SNOQUALMIE, Wash. — More than 30,000 people were urged to leave their flood-endangered western Washington homes as snowmelt and rain swelled rivers and caused mudslides and avalanches that engulfed neighborhoods and roadways.
Warmer temperatures and heavy rains were rapidly melting the deep snow that dumped on the Cascade mountains over the weekend. Ten inches of snow melted in a 12-hour period at Snoqualmie Pass, according to Andy Haner, a meteorologist with the National Weather Service.
Nearly 7 inches of rain fell in one 24-hour period at Marblemount in the Cascade foothills. A record 2.29 inches of rain fell Wednesday at Sea-Tac Airport and a record 4.82 inches at Olympia.
Rising waters led state highway crews to close a 20-mile stretch of Interstate 5 around Chehalis on Wednesday evening. The state's three major east-west routes across the Cascade mountains also were closed by avalanches and the threat of more slides.
Authorities feared Interstate 5, which carries 10,000 trucks a day, could be closed for days, just as it was in a similar flood in December 2007. But they hoped to reopen one of the east-west routes sometime Thursday "to get people moving and freight moving," said Transportation Department spokeswoman Alice Fiman.
The National Weather Service issued flood warnings for about two dozen rivers in western Washington, and Amtrak passenger train service out of Seattle was suspended because of mudslides.
"It's right up there with some of our most memorable flood events," National Weather Service forecaster Doug McDonnal said Thursday.
Rain tapered down to showers Thursday and drier weather is due Friday, but flooding will remain a problem as overflowing rivers drain. The storm also produced heavy rain and strong wind in northwest Oregon, but by early Thursday, the area managed to avoid the mudslides and severe flooding that battered Washington.
Thursday's forecast called for cooler temperatures and snow in the mountains, with 6 to 10 inches possible, and the rain to mostly end in the lowlands.
Fire trucks rolled through Orting, about 10 miles southeast of Tacoma, with loudspeakers Wednesday, advising everyone to leave the town and surrounding valley, home to about 26,000 people. Sandbags were placed around many downtown homes and businesses as the Puyallup River neared record levels.
Kim and Carl Scanson closed their Around the Corner restaurant when Orting police told them of the recommended evacuation. They sent employees home to care for their families.
"It's scary, but everybody works together in this town," Kim Scanson told The News Tribune as she helped pack sandbags around the city's water treatment plant.
Some residents also left their homes in the nearby towns of Puyallup and Sumner. Fife Mayor Barry Johnson suggested roughly 6,000 people voluntarily leave their homes in that city near Tacoma and Interstate 5.
Tacoma Mayor Bill Baarsma declared a civil emergency for his city of about 200,000, south of Seattle, largely because of Puyallup River flooding could create problems for the city's wastewater treatment plant.
State emergency officials said voluntary evacuations were recommended for Snoqualmie, a riverside town 25 miles east of Seattle, and for the southwest Washington cities of Naselle, Packwood and Randle.
The Snoqualmie River at Carnation, in the rural Snoqualmie Valley, was measured at 61.3 feet Wednesday night, 7.3 feet above flood stage and a record for measurements kept since 1932, weather service meteorologist Jay Albrecht said.
In Orting, several dozen people and a number of pets were rescued by boat Wednesday morning, Pierce County sheriff's spokesman Ed Troyer said.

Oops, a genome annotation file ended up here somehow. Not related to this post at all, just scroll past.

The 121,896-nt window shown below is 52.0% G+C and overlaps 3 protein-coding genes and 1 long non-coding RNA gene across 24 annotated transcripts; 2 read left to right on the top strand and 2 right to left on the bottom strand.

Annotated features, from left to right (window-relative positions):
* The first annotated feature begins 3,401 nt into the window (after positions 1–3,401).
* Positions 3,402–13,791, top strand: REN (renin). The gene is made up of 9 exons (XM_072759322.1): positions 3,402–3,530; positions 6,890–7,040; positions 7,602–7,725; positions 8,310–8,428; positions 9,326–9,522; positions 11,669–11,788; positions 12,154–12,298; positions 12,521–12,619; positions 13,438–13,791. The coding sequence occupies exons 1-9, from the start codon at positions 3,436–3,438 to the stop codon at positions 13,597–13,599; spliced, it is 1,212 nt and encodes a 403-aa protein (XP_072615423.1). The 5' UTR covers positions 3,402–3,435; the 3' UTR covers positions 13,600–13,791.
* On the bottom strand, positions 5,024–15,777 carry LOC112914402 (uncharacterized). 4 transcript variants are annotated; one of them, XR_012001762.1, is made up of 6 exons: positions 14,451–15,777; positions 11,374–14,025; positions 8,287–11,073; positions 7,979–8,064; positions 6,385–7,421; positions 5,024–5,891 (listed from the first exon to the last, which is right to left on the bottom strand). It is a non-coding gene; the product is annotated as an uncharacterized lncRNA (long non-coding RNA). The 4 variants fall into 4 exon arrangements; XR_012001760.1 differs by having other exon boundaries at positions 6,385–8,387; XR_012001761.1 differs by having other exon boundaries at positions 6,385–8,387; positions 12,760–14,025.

Diane Knowles of Eatonville said those rescued included her 81-year-old father-in-law and her brother- and sister-in law, who in past flooding arranged for the family to bring rescue boats.
"It came up so fast this time, there wasn't really time to think about it," she said.
An avalanche of snow and mud about 100 yards wide damaged some weekend recreation homes in the Hyak area east of Snoqualmie Pass. All homes at Hyak and condominium complexes at the base of the ski area were evacuated.
The debris field spanned eight houses, including one that was severely damaged, and two occupants of that home were treated for minor injuries, said Matt Cowan, chief of Snoqualmie Pass Fire and Rescue.
Chris Caviezel, who has lived at Snoqualmie Pass for about seven years, said conditions were the worst he has seen. "We're getting avalanches and we're being flooded," Caviezel said.
In Snoqualmie, kayakers paddled in the street as city officials urged residents in the flood plain of the Snoqualmie River to leave before they became trapped.
Rachel Myers stood across a flooded parking lot from her home and waited for her father to pick her up in a boat. She said her family has lived in the house since her great-grandmother built it, but they've decided this will be their last winter there.
"With flood after flood, it just gets more ruined every time," Myers said.
In the east, Spokane, already beset by more than 6 feet of snow in the past three weeks, was hit with rain and temperatures in the mid-40s, triggering a flood warning for the area. The city's schools were closed Thursday, giving its 29,000 students a third unscheduled day off this week.
In Oregon, high wind toppled trees along U.S. 26, forcing the highway's closure and stranding some motorists while crews worked to clear the road. The weather service posted flood warnings for areas along several rivers and a flood watch for all of northwest Oregon.
In Alaska, extreme temperatures _ 60 below zero in Stevens Village, which is about 90 miles northwest of Fairbanks _ have grounded planes, disabled cars, frozen water pipes and even canceled several championship cross country ski races.
Associated Press photographer Ted Warren in Orting and AP writers Doug Esser and Tim Klass in Seattle contributed to this report.